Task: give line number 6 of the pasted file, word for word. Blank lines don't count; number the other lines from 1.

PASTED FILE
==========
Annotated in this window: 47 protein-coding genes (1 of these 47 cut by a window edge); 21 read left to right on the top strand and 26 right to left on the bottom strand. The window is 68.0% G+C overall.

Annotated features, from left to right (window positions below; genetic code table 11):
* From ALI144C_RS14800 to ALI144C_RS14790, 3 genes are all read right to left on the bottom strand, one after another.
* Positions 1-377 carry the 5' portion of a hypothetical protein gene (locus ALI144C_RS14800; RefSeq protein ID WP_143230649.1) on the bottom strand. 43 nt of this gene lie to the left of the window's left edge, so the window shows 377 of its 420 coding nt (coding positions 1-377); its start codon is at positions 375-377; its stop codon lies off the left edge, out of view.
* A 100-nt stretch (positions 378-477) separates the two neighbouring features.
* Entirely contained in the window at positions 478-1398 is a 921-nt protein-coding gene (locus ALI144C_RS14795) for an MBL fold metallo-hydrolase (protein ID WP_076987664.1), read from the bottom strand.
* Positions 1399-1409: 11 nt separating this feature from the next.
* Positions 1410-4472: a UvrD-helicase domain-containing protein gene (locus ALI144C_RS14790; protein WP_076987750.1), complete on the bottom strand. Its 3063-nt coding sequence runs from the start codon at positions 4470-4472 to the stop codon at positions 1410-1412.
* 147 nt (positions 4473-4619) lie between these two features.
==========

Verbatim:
* Entirely contained in the window at positions 478-1398 is a 921-nt protein-coding gene (locus ALI144C_RS14795) for an MBL fold metallo-hydrolase (protein ID WP_076987664.1), read from the bottom strand.